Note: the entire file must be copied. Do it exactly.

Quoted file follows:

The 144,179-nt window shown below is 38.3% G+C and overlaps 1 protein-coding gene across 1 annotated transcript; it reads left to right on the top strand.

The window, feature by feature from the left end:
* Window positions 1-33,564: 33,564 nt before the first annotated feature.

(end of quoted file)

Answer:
The 144,179-nt window shown below is 38.3% G+C and overlaps 1 protein-coding gene across 1 annotated transcript; it reads left to right on the top strand.

The window, feature by feature from the left end:
* Window positions 1-33,564: 33,564 nt before the first annotated feature.